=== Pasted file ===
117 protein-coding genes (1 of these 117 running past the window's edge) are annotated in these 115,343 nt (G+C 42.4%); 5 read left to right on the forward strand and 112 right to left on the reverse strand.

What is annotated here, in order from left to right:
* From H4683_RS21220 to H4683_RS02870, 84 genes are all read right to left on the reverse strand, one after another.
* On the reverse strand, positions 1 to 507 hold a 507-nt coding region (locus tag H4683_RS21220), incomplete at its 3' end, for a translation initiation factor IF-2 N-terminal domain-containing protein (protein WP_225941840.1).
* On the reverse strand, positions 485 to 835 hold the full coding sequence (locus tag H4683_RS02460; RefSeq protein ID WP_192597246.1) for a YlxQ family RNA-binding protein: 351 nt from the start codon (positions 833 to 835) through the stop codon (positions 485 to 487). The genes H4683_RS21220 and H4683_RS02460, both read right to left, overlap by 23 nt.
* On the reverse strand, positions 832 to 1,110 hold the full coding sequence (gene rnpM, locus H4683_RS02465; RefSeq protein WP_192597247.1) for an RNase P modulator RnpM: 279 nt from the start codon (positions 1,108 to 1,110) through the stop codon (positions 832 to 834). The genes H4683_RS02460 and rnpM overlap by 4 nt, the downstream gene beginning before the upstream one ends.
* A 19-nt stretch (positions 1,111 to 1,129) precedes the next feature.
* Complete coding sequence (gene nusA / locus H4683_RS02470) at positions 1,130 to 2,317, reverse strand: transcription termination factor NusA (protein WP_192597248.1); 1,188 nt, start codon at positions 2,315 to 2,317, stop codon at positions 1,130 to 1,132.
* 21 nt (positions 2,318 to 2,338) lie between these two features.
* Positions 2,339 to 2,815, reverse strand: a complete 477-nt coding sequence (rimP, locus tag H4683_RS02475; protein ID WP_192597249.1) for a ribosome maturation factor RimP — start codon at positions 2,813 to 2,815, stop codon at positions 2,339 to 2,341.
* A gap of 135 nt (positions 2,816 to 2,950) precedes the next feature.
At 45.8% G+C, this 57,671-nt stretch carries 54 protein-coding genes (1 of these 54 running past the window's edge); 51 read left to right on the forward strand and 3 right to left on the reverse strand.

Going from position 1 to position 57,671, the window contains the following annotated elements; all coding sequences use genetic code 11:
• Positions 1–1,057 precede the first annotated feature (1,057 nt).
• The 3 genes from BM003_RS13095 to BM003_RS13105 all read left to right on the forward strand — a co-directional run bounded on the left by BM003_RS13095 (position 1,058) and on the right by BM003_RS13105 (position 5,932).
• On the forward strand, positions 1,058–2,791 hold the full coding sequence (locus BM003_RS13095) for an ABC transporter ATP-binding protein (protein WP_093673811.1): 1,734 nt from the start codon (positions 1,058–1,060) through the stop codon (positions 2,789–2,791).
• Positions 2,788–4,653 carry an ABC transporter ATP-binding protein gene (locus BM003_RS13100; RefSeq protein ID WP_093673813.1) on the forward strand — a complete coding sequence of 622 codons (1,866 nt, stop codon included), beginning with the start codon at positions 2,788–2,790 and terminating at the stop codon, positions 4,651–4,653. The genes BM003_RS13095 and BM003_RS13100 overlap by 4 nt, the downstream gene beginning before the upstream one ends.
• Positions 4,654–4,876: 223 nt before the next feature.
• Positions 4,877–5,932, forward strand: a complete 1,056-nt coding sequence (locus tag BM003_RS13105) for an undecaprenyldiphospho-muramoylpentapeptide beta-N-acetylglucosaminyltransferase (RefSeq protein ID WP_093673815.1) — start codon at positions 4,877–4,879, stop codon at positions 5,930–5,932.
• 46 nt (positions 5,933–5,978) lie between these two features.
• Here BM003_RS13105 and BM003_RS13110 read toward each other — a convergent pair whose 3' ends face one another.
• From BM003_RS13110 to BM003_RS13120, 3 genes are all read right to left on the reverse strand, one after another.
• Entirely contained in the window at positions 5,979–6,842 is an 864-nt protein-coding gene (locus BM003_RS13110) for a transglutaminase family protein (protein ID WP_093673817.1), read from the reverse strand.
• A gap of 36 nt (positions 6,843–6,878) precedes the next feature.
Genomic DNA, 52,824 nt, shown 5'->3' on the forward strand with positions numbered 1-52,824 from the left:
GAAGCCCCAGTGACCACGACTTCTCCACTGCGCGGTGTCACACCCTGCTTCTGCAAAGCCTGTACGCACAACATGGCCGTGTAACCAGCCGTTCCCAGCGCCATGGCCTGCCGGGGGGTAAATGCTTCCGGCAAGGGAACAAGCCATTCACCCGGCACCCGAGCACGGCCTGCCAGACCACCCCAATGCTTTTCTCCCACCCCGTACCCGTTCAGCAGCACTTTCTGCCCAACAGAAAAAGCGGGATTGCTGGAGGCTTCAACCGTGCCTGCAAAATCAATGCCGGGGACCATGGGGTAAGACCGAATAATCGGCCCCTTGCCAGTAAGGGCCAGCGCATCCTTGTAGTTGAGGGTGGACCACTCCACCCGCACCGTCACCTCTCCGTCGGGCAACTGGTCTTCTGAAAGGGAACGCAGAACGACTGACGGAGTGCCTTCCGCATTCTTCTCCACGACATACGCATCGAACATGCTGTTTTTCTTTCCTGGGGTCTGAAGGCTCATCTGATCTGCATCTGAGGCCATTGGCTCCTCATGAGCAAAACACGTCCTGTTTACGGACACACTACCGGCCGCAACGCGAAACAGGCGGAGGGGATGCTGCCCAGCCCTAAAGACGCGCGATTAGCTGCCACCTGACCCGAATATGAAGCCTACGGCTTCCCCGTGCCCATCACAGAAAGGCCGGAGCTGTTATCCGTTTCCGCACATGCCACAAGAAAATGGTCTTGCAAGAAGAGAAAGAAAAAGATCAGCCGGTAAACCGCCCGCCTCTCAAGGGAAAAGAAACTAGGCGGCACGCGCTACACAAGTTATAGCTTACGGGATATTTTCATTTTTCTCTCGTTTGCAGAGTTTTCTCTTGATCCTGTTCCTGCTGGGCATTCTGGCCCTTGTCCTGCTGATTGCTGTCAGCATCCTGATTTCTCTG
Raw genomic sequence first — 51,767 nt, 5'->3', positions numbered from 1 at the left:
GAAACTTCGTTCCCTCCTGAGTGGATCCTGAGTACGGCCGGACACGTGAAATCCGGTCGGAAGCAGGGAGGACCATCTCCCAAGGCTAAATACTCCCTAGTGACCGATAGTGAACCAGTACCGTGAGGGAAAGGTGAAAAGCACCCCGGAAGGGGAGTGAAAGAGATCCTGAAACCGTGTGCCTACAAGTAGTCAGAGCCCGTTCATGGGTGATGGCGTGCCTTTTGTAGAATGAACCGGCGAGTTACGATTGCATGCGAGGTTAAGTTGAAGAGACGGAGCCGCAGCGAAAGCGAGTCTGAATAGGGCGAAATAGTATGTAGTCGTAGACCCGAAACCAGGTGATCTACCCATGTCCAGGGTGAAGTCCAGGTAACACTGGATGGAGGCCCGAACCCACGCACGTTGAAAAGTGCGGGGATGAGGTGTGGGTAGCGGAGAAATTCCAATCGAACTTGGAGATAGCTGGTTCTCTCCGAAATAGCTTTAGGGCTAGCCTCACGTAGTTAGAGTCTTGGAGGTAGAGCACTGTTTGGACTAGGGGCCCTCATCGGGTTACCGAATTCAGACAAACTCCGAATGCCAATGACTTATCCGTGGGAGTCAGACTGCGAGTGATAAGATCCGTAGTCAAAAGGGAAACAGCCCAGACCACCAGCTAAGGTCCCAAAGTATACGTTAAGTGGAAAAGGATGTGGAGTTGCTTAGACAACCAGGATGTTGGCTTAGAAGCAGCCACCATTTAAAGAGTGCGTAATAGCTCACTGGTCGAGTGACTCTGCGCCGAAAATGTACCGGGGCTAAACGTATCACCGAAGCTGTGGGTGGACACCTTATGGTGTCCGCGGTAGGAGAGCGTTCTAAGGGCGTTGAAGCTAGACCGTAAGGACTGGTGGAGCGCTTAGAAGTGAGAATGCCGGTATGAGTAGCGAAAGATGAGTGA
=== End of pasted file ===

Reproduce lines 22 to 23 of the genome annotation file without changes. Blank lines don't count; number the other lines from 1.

• From BM003_RS13110 to BM003_RS13120, 3 genes are all read right to left on the reverse strand, one after another.
• Entirely contained in the window at positions 5,979–6,842 is an 864-nt protein-coding gene (locus BM003_RS13110) for a transglutaminase family protein (protein ID WP_093673817.1), read from the reverse strand.